The Miocene–Holocene dust sequences composing the Chinese Loess Plateau are one of Earth’s most complete terrestrial eolian sediment archives. Here we present a zircon Uranium-Lead geochronology dataset for the eolian sequence from the northeastern plateau and compare the results with those from the central plateau. These data show a trend of increasing spatial provenance contrast from the late Miocene to the Pleistocene. This can be reasonably explained by the late Miocene uplift of the Qilian Shan, Pliocene intensification and increased variations of the Asian summer monsoons, Pleistocene intensification of Northern Hemisphere glaciations, and possible formation of the current Yellow River course. These events changed sediment supply, availability, and wind strength, causing the observed pattern. These interpretations challenge assertions linking dust accumulation on the Loess Plateau primarily to aridification within the Asian interior, but rather point to a confluence of surface processes involving exhumation, monsoon, ice ages, and river reorganization.
The Quaternary loess and Miocene–Pliocene Red Clay sequences of the Chinese Loess Plateau (CLP) compose one of the most complete terrestrial eolian sediment archives of the late Cenozoic1,2,3. Understanding the spatial and temporal provenance variations of the CLP is key to accurately describing Asian monsoon evolution, aridification, and dust generation in eastern Asia over that period4,5,6. The detrital zircon U-Pb approach, in some instances, provides a tool for deconvolving multiple source areas in highly mixed provenance signals like loess7,8, and is often applied as a complementary tool to bulk geochemical analysis as a provenance indicator9. However, detrital zircon U-Pb geochronology has limitations in tracing provenance. For example, zircons are limited in carbonate and mafic/ultramafic rocks, and they only account for a very small portion of the bulk sediments10. Furthermore, zircon grain size and transport distance should be considered11,12. Despite these uncertainties, it is still useful provenance tool that has been demonstrated effective in many cases. This approach has been widely applied to the Quaternary loess sequences in recent years and fundamentally changed our understanding of the nature of the CLP4,9,13,14,15. Specifically, the proposed origin of the Quaternary CLP has evolved from it being largely composed of sediment deflated from proximal up-wind deserts to it being a combination of sediment from up-wind deserts and sediment sourced from the upper Yellow River5,7,15,16 (Fig. 1). This understanding has become more resolved through large observation (large-n) U-Pb detrital zircon provenance analysis. The added statistical robustness of large-n datasets from the law of large numbers and more widely distributed sampling have demonstrated spatial and temporal provenance differences across the CLP for the Quaternary strata16 —differences which could not be inferred from early U-Pb detrital zircon datasets with fewer observations from each sample7,13,17 (n ≈ 100).
Previous studies aimed at describing the provenance of the Quaternary CLP have demonstrated that the northeastern CLP—used in this study—has a distinct provenance from the central-western CLP4,16 (Fig. 1). Cretaceous sandstone overlying the North China Craton provided more sediments to the Quaternary loess-paleosol strata of the northeastern CLP than the central-western CLP. Zhang et al.16 divided the Quaternary CLP into western-central, eastern, and northeastern areas based on provenance differences. They concluded that the Quaternary strata of the central-western CLP received a higher proportion of detritus from the Huangshui River, a branch of the upper Yellow River, than other sites on the CLP16 (Fig. 1). In contrast, data from sites in the eastern CLP indicate an abundance of detritus supplied by the upper Yellow River and western Mu Us Desert whereas data for the northeastern CLP indicate proportionally more detritus sourced from the middle Yellow River and eastern Mu Us Desert. The formation of the CLP was eventually linked with the evolution of rivers5,8,15, like several loess provinces globally18,19,20,21.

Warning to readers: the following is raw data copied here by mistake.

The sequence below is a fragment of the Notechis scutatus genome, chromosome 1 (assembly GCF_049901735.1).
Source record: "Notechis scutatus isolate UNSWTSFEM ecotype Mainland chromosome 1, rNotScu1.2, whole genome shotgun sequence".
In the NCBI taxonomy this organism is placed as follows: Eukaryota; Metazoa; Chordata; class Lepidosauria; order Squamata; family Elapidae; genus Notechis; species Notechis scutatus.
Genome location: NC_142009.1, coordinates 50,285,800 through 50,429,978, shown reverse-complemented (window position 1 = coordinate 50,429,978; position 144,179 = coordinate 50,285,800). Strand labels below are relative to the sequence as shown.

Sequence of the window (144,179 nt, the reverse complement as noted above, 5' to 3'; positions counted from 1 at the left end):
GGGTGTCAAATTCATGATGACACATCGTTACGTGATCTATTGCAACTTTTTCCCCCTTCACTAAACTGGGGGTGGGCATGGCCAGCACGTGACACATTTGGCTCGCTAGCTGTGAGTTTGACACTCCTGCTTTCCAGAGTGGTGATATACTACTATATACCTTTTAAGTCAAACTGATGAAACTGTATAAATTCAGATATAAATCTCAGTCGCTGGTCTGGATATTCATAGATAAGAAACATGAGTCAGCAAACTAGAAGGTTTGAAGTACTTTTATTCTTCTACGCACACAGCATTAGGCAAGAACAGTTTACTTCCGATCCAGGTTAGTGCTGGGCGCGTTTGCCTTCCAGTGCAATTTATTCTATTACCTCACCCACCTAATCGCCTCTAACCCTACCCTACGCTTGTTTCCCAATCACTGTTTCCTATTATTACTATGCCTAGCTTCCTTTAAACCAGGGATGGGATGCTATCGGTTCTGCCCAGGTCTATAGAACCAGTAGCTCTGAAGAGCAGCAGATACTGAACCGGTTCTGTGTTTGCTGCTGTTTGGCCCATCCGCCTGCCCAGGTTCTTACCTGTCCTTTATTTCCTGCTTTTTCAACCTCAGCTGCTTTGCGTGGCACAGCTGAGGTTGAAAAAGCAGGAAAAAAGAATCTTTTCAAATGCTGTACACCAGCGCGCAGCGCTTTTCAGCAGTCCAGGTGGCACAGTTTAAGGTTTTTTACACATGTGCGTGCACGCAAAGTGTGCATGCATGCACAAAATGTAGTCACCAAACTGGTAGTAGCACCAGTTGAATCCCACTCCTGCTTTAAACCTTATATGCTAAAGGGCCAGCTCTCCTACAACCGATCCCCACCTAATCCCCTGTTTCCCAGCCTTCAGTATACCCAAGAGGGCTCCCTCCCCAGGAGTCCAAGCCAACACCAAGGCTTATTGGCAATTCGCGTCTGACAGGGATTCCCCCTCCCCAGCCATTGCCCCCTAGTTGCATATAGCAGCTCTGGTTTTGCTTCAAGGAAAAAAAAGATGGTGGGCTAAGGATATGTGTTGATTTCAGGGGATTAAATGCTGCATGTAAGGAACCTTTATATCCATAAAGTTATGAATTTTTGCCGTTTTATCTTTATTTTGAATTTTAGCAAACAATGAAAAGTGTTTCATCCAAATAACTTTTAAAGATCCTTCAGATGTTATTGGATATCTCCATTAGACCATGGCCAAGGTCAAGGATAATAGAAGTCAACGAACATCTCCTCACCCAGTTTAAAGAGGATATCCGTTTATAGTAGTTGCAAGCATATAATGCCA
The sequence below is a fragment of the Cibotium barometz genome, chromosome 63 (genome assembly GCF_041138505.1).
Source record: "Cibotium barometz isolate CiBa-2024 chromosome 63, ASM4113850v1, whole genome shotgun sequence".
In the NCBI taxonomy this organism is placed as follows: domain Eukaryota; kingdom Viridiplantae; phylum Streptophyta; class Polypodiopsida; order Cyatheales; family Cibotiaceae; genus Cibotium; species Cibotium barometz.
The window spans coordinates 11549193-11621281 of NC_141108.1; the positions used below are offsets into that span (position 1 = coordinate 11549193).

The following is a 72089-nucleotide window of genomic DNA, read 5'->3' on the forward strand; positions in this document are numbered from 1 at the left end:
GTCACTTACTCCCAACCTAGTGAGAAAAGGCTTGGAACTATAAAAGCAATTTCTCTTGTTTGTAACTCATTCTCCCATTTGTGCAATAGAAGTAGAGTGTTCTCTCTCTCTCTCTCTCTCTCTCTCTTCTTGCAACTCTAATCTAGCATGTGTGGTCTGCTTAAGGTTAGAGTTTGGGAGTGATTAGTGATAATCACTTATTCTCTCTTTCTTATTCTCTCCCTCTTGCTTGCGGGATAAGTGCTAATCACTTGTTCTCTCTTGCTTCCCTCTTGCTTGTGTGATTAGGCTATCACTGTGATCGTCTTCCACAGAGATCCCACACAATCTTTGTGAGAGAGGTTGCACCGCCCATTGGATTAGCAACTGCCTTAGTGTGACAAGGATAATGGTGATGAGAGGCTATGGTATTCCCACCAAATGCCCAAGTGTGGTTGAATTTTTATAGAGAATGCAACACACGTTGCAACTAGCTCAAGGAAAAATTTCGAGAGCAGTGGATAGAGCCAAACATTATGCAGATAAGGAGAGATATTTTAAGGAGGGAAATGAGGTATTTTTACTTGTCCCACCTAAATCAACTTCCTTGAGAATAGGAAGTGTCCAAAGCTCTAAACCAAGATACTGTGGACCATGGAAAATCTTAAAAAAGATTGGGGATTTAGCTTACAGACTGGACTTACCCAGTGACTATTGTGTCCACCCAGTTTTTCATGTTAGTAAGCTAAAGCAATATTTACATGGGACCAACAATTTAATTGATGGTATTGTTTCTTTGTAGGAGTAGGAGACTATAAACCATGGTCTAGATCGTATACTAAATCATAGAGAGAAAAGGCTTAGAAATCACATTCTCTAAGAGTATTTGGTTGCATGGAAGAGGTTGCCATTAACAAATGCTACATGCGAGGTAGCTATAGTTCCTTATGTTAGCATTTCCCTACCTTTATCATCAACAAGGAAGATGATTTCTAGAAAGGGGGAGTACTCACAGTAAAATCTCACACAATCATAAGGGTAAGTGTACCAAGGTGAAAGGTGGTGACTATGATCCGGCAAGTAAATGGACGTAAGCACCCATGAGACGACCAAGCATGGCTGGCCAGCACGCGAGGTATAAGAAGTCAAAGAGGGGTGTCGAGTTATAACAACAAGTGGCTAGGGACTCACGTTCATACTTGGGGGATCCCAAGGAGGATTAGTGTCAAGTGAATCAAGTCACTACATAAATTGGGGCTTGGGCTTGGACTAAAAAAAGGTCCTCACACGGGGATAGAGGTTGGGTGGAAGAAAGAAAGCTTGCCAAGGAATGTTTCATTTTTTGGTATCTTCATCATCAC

The duration of time over which the late Miocene–Pliocene Red Clay sequences accumulated is roughly twice that of the Quaternary loess-paleosol sequences on the CLP, but much less zircon U-Pb geochronology data have been generated. Nie et al.22 presented the first detrital zircon U-Pb geochronology data in the international literature from the Red Clay sequence on the central-western CLP. Those data show temporal variations in provenance between 8 and 5.5 Ma, and between 4 and 3 Ma. Shang et al.23 presented zircon U-Pb geochronology data from three Red Clay sites (Baode, Lantian, Dongwan; Fig. 1) and compared the results with those from Chaona (CN). The data indicate that the northeastern CLP has a different provenance from the other sites, a pattern like the Quaternary period. Pan et al.24 presented zircon U-Pb geochronology data from the Shilou Red Clay sequences of the eastern CLP (Fig. 1). They found a clear provenance shift in the Shilou strata around 5.7 Ma which they attributed to the uplift of the bounding Lüliang Shan. Sun et al.25 analyzed zircon U-Pb geochronology data from the CLP, and they inferred that the late Miocene uplift of the northeastern Tibetan Plateau and the intracontinental orogenic belt produced large amounts of loose detritus, which served as dust sources for the late Miocene–Pliocene Red Clay sequences.